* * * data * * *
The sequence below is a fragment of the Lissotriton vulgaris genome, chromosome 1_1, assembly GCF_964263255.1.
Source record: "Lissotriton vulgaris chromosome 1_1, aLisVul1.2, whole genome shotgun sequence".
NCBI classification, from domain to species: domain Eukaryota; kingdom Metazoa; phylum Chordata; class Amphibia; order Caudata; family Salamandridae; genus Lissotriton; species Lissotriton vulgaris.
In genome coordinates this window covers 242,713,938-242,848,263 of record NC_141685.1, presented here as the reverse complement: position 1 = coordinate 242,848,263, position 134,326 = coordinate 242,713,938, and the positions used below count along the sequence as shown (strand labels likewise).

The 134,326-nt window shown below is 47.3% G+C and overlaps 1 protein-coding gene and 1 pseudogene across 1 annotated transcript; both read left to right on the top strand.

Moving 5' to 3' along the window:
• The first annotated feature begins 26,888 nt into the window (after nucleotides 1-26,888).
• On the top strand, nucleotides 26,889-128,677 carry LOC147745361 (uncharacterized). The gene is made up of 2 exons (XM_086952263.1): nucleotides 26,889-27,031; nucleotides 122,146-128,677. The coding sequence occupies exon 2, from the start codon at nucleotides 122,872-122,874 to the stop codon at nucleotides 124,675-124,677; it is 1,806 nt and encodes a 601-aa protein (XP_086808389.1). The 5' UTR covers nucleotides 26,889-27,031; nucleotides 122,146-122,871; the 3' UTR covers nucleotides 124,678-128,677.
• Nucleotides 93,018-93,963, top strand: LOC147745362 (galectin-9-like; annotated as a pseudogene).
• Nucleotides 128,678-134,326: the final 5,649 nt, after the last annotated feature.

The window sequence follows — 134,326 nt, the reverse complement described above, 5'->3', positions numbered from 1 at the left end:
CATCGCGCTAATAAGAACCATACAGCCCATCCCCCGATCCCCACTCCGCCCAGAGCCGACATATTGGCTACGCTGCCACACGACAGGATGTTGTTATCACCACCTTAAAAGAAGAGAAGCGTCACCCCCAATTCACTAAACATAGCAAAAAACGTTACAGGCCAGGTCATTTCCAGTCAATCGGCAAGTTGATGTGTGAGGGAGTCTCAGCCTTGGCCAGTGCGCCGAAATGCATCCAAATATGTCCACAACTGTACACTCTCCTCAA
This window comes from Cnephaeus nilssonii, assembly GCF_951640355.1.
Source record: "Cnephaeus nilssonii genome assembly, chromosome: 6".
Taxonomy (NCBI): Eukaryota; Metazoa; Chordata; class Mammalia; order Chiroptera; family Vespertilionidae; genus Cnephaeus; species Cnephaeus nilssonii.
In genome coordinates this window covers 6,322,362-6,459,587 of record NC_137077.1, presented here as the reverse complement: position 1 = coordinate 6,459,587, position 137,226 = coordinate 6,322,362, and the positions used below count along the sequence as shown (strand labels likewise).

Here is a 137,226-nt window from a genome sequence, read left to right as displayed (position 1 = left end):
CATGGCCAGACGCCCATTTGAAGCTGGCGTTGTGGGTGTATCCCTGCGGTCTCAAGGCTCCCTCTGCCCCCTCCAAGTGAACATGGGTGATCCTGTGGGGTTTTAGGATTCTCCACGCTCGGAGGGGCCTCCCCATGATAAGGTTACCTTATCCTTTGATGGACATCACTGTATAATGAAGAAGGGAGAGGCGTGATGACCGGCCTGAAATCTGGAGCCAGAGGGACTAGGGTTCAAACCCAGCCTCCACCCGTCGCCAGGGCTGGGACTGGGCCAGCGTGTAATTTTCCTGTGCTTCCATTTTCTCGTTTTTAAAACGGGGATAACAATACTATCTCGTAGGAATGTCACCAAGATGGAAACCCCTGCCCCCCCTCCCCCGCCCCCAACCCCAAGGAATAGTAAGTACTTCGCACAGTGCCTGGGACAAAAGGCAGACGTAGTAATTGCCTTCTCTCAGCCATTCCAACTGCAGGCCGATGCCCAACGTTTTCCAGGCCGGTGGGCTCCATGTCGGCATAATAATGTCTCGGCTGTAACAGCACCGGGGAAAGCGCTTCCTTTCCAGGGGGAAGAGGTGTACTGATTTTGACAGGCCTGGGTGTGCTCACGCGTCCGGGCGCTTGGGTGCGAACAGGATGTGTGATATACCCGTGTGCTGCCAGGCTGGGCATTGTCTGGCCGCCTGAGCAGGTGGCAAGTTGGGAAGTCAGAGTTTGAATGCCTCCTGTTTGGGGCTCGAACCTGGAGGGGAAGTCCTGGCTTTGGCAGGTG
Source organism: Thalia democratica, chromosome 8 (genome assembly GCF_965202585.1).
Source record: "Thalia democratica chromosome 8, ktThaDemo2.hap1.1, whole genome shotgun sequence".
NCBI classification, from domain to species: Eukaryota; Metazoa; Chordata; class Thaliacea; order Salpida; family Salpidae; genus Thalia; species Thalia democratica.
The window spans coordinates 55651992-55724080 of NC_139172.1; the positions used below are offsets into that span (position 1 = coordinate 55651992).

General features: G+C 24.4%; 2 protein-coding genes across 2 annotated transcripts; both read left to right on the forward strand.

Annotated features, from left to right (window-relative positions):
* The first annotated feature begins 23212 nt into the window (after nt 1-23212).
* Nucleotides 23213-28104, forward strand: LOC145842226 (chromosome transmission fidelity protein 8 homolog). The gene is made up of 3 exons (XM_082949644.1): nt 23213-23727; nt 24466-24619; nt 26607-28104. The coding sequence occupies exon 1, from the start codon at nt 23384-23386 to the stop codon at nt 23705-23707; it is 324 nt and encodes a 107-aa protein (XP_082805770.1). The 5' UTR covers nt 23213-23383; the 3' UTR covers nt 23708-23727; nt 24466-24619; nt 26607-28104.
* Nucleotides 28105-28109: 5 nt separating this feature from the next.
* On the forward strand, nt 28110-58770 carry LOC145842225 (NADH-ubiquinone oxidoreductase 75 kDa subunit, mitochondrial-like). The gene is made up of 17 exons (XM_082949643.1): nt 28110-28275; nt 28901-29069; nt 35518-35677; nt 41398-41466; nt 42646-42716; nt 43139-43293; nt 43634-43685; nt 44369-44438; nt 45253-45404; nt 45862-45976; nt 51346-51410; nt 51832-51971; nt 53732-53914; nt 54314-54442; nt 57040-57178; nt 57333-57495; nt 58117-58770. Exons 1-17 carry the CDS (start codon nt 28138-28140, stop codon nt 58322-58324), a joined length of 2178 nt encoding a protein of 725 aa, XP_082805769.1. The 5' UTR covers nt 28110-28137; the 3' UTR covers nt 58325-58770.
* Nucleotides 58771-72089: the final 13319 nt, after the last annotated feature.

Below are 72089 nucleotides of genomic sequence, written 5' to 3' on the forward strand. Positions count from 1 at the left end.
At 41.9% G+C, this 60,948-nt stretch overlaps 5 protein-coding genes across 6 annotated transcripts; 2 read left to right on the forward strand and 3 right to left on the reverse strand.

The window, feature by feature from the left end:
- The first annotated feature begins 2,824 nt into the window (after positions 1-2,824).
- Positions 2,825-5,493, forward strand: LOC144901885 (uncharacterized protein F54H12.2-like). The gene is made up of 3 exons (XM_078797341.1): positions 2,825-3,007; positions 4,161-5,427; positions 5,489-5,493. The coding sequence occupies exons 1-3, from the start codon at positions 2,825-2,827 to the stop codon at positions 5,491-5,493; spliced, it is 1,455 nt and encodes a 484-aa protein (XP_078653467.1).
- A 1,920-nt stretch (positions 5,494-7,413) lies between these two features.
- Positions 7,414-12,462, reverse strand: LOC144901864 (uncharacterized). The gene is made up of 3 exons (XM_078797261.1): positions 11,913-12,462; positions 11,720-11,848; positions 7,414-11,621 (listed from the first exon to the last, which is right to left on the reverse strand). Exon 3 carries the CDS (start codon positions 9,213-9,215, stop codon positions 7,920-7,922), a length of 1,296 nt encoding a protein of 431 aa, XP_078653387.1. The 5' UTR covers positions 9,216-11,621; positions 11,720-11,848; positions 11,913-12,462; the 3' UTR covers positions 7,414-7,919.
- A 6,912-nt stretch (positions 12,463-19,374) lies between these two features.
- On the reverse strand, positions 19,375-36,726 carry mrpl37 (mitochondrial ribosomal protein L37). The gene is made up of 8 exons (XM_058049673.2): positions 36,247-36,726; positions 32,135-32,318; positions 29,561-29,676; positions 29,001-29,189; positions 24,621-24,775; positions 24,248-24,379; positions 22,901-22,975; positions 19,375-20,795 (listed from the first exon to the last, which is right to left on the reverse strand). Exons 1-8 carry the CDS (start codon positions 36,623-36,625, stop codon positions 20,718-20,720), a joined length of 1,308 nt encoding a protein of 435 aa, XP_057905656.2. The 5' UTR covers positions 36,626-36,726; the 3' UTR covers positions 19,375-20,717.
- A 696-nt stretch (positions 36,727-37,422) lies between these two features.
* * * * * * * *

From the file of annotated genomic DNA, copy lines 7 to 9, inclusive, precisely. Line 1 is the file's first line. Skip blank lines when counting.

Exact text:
• The first annotated feature begins 26,888 nt into the window (after nucleotides 1-26,888).
• On the top strand, nucleotides 26,889-128,677 carry LOC147745361 (uncharacterized). The gene is made up of 2 exons (XM_086952263.1): nucleotides 26,889-27,031; nucleotides 122,146-128,677. The coding sequence occupies exon 2, from the start codon at nucleotides 122,872-122,874 to the stop codon at nucleotides 124,675-124,677; it is 1,806 nt and encodes a 601-aa protein (XP_086808389.1). The 5' UTR covers nucleotides 26,889-27,031; nucleotides 122,146-122,871; the 3' UTR covers nucleotides 124,678-128,677.
• Nucleotides 93,018-93,963, top strand: LOC147745362 (galectin-9-like; annotated as a pseudogene).